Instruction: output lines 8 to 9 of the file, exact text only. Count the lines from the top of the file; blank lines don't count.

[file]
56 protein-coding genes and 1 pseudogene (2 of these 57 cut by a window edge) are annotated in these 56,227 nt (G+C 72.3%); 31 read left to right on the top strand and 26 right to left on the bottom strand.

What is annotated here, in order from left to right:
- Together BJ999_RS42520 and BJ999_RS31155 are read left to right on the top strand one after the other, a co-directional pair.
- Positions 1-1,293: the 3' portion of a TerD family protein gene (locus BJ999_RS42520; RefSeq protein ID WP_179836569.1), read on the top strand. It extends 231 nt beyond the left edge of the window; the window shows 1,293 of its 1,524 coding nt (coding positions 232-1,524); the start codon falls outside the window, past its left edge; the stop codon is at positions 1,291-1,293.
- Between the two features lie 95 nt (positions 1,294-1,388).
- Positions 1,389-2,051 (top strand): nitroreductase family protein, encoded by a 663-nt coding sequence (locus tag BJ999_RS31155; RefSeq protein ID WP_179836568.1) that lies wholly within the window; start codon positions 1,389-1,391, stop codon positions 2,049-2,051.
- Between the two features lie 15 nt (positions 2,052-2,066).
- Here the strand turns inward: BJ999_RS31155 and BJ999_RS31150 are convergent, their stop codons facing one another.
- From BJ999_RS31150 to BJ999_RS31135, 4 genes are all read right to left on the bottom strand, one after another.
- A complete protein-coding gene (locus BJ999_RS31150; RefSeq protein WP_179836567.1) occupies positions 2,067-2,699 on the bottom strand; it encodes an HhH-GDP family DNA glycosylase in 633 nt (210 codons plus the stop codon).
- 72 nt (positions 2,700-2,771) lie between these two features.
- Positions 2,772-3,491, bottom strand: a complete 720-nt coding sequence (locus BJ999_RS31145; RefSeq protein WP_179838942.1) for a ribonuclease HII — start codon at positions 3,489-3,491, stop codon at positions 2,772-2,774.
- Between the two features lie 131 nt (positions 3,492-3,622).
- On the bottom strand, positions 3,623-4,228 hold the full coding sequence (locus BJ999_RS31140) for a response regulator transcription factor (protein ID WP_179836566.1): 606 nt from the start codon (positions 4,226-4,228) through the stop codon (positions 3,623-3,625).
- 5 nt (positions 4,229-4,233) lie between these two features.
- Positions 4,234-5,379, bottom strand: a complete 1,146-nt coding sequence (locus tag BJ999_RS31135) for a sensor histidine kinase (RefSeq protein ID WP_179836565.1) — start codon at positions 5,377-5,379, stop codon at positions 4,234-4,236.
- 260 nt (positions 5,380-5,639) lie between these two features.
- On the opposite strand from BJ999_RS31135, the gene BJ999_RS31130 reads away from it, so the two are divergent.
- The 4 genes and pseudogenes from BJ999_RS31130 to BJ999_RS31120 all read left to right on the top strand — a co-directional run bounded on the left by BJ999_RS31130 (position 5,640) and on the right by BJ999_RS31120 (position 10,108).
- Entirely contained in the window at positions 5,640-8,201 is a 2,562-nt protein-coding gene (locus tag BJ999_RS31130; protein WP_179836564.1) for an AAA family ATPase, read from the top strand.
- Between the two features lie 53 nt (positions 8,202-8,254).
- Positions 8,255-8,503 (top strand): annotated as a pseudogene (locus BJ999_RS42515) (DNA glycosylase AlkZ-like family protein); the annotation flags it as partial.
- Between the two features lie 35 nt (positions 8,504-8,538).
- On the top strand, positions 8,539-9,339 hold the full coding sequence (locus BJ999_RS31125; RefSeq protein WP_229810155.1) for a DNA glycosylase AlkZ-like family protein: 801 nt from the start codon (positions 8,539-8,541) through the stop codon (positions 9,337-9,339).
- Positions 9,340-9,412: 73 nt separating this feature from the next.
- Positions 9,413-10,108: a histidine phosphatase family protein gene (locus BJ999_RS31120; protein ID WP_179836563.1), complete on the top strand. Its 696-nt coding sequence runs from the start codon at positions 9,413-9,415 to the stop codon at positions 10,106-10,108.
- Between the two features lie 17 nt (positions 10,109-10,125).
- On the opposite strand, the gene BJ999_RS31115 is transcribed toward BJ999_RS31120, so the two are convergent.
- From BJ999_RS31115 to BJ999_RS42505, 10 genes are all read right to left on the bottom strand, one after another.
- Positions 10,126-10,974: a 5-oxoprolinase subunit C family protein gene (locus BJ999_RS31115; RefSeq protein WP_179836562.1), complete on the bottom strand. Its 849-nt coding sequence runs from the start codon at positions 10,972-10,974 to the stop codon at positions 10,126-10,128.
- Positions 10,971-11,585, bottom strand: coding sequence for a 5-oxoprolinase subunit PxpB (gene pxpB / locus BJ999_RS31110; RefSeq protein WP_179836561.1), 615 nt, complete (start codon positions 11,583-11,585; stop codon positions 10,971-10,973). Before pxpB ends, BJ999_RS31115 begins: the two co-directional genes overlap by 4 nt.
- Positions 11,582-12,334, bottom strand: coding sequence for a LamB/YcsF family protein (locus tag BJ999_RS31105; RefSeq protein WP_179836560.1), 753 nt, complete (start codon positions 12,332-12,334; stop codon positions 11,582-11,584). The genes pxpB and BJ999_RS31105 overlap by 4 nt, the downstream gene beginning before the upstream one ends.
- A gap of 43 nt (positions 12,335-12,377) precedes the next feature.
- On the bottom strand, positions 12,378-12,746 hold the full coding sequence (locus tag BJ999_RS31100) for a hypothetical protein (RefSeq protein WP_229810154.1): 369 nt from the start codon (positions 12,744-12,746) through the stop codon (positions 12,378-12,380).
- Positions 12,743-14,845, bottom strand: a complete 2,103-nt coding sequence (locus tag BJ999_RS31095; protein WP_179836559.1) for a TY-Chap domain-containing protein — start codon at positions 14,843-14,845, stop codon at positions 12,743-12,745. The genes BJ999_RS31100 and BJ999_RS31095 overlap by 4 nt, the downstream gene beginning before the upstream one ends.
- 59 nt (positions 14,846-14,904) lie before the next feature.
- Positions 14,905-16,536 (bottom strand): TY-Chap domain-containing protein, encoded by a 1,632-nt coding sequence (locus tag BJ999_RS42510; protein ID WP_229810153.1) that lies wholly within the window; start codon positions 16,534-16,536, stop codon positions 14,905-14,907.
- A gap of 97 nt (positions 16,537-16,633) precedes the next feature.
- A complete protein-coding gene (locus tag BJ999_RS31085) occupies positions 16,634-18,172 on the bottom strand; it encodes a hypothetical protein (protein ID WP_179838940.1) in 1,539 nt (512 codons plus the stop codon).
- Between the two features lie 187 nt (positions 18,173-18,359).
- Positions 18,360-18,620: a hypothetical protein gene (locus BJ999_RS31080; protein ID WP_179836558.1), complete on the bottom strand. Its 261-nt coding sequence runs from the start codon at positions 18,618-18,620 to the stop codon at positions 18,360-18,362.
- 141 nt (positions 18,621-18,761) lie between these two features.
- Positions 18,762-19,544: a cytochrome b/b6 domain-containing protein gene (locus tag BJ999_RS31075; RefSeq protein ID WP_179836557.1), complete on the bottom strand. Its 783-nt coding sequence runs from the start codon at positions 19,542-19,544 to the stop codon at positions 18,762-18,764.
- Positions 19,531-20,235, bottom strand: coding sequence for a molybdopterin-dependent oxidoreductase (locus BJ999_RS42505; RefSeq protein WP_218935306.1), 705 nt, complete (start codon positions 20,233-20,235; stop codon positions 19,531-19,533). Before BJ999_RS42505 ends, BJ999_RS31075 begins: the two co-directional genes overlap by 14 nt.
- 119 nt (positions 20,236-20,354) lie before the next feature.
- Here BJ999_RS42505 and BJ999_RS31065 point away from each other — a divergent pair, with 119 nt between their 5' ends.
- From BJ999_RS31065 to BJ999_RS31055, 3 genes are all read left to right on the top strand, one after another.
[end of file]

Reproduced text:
- Here the strand turns inward: BJ999_RS31155 and BJ999_RS31150 are convergent, their stop codons facing one another.
- From BJ999_RS31150 to BJ999_RS31135, 4 genes are all read right to left on the bottom strand, one after another.